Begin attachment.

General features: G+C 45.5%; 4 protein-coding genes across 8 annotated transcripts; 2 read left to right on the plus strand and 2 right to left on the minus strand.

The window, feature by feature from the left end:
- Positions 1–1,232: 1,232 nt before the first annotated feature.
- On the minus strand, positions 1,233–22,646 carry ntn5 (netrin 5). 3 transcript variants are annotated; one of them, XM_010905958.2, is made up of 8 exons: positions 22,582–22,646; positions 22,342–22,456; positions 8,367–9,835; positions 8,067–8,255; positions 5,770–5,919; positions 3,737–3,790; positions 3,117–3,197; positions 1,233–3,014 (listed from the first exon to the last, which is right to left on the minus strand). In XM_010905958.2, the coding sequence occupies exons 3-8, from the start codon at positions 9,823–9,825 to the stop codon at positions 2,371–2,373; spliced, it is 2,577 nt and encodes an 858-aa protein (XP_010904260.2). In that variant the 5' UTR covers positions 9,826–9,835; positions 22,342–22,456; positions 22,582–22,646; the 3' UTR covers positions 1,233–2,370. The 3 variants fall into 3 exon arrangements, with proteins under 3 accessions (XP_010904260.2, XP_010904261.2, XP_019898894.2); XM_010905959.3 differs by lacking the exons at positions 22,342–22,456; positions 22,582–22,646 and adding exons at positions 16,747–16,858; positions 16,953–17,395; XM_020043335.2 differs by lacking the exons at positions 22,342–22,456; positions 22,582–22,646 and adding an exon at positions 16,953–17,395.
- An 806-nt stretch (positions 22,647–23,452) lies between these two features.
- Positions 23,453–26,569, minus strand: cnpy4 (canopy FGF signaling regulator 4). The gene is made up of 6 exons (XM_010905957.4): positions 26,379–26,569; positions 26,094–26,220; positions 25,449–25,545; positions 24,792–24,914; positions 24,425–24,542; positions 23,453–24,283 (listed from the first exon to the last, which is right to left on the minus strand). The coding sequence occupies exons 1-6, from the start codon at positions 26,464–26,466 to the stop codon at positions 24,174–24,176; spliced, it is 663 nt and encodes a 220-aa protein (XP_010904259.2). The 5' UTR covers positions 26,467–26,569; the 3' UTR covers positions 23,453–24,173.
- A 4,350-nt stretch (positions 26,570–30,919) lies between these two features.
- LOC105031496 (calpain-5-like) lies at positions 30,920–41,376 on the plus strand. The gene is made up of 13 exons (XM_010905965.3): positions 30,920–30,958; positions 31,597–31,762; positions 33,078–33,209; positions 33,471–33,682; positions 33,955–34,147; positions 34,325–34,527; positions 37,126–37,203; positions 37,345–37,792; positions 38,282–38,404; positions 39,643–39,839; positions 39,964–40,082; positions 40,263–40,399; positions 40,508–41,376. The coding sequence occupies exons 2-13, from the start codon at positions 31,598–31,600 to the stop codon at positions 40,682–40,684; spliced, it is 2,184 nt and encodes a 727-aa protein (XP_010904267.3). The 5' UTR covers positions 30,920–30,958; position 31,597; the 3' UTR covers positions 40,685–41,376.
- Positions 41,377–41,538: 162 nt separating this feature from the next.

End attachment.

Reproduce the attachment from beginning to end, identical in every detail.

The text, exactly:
General features: G+C 45.5%; 4 protein-coding genes across 8 annotated transcripts; 2 read left to right on the plus strand and 2 right to left on the minus strand.

The window, feature by feature from the left end:
- Positions 1–1,232: 1,232 nt before the first annotated feature.
- On the minus strand, positions 1,233–22,646 carry ntn5 (netrin 5). 3 transcript variants are annotated; one of them, XM_010905958.2, is made up of 8 exons: positions 22,582–22,646; positions 22,342–22,456; positions 8,367–9,835; positions 8,067–8,255; positions 5,770–5,919; positions 3,737–3,790; positions 3,117–3,197; positions 1,233–3,014 (listed from the first exon to the last, which is right to left on the minus strand). In XM_010905958.2, the coding sequence occupies exons 3-8, from the start codon at positions 9,823–9,825 to the stop codon at positions 2,371–2,373; spliced, it is 2,577 nt and encodes an 858-aa protein (XP_010904260.2). In that variant the 5' UTR covers positions 9,826–9,835; positions 22,342–22,456; positions 22,582–22,646; the 3' UTR covers positions 1,233–2,370. The 3 variants fall into 3 exon arrangements, with proteins under 3 accessions (XP_010904260.2, XP_010904261.2, XP_019898894.2); XM_010905959.3 differs by lacking the exons at positions 22,342–22,456; positions 22,582–22,646 and adding exons at positions 16,747–16,858; positions 16,953–17,395; XM_020043335.2 differs by lacking the exons at positions 22,342–22,456; positions 22,582–22,646 and adding an exon at positions 16,953–17,395.
- An 806-nt stretch (positions 22,647–23,452) lies between these two features.
- Positions 23,453–26,569, minus strand: cnpy4 (canopy FGF signaling regulator 4). The gene is made up of 6 exons (XM_010905957.4): positions 26,379–26,569; positions 26,094–26,220; positions 25,449–25,545; positions 24,792–24,914; positions 24,425–24,542; positions 23,453–24,283 (listed from the first exon to the last, which is right to left on the minus strand). The coding sequence occupies exons 1-6, from the start codon at positions 26,464–26,466 to the stop codon at positions 24,174–24,176; spliced, it is 663 nt and encodes a 220-aa protein (XP_010904259.2). The 5' UTR covers positions 26,467–26,569; the 3' UTR covers positions 23,453–24,173.
- A 4,350-nt stretch (positions 26,570–30,919) lies between these two features.
- LOC105031496 (calpain-5-like) lies at positions 30,920–41,376 on the plus strand. The gene is made up of 13 exons (XM_010905965.3): positions 30,920–30,958; positions 31,597–31,762; positions 33,078–33,209; positions 33,471–33,682; positions 33,955–34,147; positions 34,325–34,527; positions 37,126–37,203; positions 37,345–37,792; positions 38,282–38,404; positions 39,643–39,839; positions 39,964–40,082; positions 40,263–40,399; positions 40,508–41,376. The coding sequence occupies exons 2-13, from the start codon at positions 31,598–31,600 to the stop codon at positions 40,682–40,684; spliced, it is 2,184 nt and encodes a 727-aa protein (XP_010904267.3). The 5' UTR covers positions 30,920–30,958; position 31,597; the 3' UTR covers positions 40,685–41,376.
- Positions 41,377–41,538: 162 nt separating this feature from the next.